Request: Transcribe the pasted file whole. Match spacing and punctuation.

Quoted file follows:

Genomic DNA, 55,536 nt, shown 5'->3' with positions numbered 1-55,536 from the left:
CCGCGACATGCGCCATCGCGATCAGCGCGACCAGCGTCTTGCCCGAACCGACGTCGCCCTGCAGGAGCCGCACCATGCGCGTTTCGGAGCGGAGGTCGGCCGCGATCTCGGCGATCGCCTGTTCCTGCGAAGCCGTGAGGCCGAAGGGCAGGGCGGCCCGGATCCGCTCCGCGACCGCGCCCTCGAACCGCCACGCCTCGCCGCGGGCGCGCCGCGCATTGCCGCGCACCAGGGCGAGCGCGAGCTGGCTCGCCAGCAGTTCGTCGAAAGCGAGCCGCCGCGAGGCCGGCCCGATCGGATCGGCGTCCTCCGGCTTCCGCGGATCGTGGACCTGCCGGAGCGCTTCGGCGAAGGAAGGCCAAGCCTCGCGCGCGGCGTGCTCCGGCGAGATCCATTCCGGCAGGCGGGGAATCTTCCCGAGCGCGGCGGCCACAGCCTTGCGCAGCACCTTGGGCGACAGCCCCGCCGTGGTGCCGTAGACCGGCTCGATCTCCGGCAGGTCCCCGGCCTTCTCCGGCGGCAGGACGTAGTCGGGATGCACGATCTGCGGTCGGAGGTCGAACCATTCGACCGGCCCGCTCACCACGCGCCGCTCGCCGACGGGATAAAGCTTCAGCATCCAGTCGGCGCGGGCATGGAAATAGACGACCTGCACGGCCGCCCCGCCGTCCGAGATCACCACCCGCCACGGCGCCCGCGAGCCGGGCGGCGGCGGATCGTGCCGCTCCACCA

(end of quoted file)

Genomic DNA, 55,536 nt, shown 5'->3' with positions numbered 1-55,536 from the left:
CCGCGACATGCGCCATCGCGATCAGCGCGACCAGCGTCTTGCCCGAACCGACGTCGCCCTGCAGGAGCCGCACCATGCGCGTTTCGGAGCGGAGGTCGGCCGCGATCTCGGCGATCGCCTGTTCCTGCGAAGCCGTGAGGCCGAAGGGCAGGGCGGCCCGGATCCGCTCCGCGACCGCGCCCTCGAACCGCCACGCCTCGCCGCGGGCGCGCCGCGCATTGCCGCGCACCAGGGCGAGCGCGAGCTGGCTCGCCAGCAGTTCGTCGAAAGCGAGCCGCCGCGAGGCCGGCCCGATCGGATCGGCGTCCTCCGGCTTCCGCGGATCGTGGACCTGCCGGAGCGCTTCGGCGAAGGAAGGCCAAGCCTCGCGCGCGGCGTGCTCCGGCGAGATCCATTCCGGCAGGCGGGGAATCTTCCCGAGCGCGGCGGCCACAGCCTTGCGCAGCACCTTGGGCGACAGCCCCGCCGTGGTGCCGTAGACCGGCTCGATCTCCGGCAGGTCCCCGGCCTTCTCCGGCGGCAGGACGTAGTCGGGATGCACGATCTGCGGTCGGAGGTCGAACCATTCGACCGGCCCGCTCACCACGCGCCGCTCGCCGACGGGATAAAGCTTCAGCATCCAGTCGGCGCGGGCATGGAAATAGACGACCTGCACGGCCGCCCCGCCGTCCGAGATCACCACCCGCCACGGCGCCCGCGAGCCGGGCGGCGGCGGATCGTGCCGCTCCACCA